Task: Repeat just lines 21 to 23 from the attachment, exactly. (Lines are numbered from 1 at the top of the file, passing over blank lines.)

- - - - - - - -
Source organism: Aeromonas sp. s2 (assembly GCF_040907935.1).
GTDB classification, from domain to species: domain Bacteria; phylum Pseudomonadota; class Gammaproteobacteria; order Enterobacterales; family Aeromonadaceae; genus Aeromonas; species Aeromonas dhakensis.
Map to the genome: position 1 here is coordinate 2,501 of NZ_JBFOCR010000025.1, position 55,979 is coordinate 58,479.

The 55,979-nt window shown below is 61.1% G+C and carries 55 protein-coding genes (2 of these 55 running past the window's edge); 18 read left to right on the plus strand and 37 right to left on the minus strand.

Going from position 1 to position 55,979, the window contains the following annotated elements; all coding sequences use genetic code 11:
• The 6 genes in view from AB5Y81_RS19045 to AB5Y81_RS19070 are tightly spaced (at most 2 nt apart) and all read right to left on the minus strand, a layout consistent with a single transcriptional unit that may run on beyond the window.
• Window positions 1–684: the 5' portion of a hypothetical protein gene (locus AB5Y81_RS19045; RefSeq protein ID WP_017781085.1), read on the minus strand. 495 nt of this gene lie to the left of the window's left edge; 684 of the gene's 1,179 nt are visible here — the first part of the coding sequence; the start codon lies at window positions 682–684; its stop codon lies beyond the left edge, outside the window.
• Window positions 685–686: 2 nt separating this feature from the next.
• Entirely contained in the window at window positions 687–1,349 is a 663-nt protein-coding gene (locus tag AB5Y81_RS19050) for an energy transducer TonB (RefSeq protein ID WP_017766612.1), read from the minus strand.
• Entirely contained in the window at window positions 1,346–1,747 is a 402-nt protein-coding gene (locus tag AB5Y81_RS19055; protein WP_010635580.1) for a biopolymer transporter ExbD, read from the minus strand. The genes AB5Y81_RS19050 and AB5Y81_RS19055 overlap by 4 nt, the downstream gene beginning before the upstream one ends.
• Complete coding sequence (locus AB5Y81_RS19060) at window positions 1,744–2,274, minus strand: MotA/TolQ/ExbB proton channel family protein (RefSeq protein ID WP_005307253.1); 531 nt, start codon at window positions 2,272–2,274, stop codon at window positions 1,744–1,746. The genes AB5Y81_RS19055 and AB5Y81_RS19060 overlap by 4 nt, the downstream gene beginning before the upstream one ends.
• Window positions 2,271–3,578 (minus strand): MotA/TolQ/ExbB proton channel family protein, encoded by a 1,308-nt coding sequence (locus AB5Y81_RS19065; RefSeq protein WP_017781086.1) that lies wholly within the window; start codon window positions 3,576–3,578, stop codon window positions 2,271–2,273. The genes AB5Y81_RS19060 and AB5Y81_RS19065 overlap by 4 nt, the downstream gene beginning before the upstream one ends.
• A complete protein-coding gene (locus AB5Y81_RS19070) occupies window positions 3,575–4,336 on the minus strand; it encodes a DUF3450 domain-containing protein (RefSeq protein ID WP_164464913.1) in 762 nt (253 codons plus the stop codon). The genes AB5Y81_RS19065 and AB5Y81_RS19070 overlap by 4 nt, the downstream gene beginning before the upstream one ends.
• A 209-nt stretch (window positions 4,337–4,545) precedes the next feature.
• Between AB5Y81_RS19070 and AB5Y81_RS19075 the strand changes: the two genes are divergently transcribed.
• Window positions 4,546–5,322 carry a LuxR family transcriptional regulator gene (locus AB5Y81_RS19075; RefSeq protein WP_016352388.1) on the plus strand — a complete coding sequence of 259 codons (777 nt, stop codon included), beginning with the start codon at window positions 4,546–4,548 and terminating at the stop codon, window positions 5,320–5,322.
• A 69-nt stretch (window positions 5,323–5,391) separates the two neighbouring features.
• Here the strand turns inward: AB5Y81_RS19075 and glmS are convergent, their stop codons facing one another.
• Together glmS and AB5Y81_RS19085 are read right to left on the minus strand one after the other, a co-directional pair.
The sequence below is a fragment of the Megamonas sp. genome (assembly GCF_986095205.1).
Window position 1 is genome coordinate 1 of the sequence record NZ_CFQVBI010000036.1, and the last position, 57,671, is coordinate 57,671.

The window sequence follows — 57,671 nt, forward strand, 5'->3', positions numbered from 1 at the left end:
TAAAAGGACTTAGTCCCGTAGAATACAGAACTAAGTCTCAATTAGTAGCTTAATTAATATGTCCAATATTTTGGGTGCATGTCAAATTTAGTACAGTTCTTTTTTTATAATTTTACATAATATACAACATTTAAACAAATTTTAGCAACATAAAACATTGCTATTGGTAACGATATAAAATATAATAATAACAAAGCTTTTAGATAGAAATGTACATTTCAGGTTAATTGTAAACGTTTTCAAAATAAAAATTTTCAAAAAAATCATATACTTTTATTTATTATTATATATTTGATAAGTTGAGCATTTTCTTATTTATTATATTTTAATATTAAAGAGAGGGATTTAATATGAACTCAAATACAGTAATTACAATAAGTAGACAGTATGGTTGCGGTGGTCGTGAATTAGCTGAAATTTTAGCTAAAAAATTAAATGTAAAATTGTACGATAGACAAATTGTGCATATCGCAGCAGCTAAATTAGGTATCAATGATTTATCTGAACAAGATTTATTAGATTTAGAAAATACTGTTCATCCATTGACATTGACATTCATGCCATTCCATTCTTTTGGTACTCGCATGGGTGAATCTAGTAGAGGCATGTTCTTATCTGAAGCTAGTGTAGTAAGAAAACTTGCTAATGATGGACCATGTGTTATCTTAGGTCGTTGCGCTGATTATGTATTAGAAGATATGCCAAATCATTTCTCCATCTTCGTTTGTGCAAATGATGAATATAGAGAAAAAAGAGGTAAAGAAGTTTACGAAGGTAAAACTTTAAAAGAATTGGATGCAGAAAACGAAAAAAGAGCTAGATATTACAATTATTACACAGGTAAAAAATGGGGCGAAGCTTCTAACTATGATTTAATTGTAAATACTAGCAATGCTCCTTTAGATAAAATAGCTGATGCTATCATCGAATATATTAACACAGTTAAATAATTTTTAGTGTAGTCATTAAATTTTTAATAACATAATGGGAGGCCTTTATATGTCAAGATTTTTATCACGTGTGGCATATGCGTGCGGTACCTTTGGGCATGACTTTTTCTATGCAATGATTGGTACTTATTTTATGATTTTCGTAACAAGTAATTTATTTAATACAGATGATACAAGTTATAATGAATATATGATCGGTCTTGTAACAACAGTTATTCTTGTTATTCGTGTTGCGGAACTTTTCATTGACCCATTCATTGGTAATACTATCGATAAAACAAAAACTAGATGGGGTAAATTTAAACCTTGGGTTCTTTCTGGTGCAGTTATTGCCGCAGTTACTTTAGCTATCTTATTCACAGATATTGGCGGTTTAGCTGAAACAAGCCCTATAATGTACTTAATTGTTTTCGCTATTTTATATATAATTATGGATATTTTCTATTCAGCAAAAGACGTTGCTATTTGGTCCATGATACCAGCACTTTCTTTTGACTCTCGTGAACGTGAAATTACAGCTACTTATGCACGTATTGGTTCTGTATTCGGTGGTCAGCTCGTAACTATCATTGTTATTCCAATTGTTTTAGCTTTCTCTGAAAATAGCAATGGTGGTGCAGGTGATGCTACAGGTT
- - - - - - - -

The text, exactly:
Window position 1 is genome coordinate 1 of the sequence record NZ_CFQVBI010000036.1, and the last position, 57,671, is coordinate 57,671.

The window sequence follows — 57,671 nt, forward strand, 5'->3', positions numbered from 1 at the left end:
TAAAAGGACTTAGTCCCGTAGAATACAGAACTAAGTCTCAATTAGTAGCTTAATTAATATGTCCAATATTTTGGGTGCATGTCAAATTTAGTACAGTTCTTTTTTTATAATTTTACATAATATACAACATTTAAACAAATTTTAGCAACATAAAACATTGCTATTGGTAACGATATAAAATATAATAATAACAAAGCTTTTAGATAGAAATGTACATTTCAGGTTAATTGTAAACGTTTTCAAAATAAAAATTTTCAAAAAAATCATATACTTTTATTTATTATTATATATTTGATAAGTTGAGCATTTTCTTATTTATTATATTTTAATATTAAAGAGAGGGATTTAATATGAACTCAAATACAGTAATTACAATAAGTAGACAGTATGGTTGCGGTGGTCGTGAATTAGCTGAAATTTTAGCTAAAAAATTAAATGTAAAATTGTACGATAGACAAATTGTGCATATCGCAGCAGCTAAATTAGGTATCAATGATTTATCTGAACAAGATTTATTAGATTTAGAAAATACTGTTCATCCATTGACATTGACATTCATGCCATTCCATTCTTTTGGTACTCGCATGGGTGAATCTAGTAGAGGCATGTTCTTATCTGAAGCTAGTGTAGTAAGAAAACTTGCTAATGATGGACCATGTGTTATCTTAGGTCGTTGCGCTGATTATGTATTAGAAGATATGCCAAATCATTTCTCCATCTTCGTTTGTGCAAATGATGAATATAGAGAAAAAAGAGGTAAAGAAGTTTACGAAGGTAAAACTTTAAAAGAATTGGATGCAGAAAACGAAAAAAGAGCTAGATATTACAATTATTACACAGGTAAAAAATGGGGCGAAGCTTCTAACTATGATTTAATTGTAAATACTAGCAATGCTCCTTTAGATAAAATAGCTGATGCTATCATCGAATATATTAACACAGTTAAATAATTTTTAGTGTAGTCATTAAATTTTTAATAACATAATGGGAGGCCTTTATATGTCAAGATTTTTATCACGTGTGGCATATGCGTGCGGTACCTTTGGGCATGACTTTTTCTATGCAATGATTGGTACTTATTTTATGATTTTCGTAACAAGTAATTTATTTAATACAGATGATACAAGTTATAATGAATATATGATCGGTCTTGTAACAACAGTTATTCTTGTTATTCGTGTTGCGGAACTTTTCATTGACCCATTCATTGGTAATACTATCGATAAAACAAAAACTAGATGGGGTAAATTTAAACCTTGGGTTCTTTCTGGTGCAGTTATTGCCGCAGTTACTTTAGCTATCTTATTCACAGATATTGGCGGTTTAGCTGAAACAAGCCCTATAATGTACTTAATTGTTTTCGCTATTTTATATATAATTATGGATATTTTCTATTCAGCAAAAGACGTTGCTATTTGGTCCATGATACCAGCACTTTCTTTTGACTCTCGTGAACGTGAAATTACAGCTACTTATGCACGTATTGGTTCTGTATTCGGTGGTCAGCTCGTAACTATCATTGTTATTCCAATTGTTTTAGCTTTCTCTGAAAATAGCAATGGTGGTGCAGGTGATGCTACAGGTT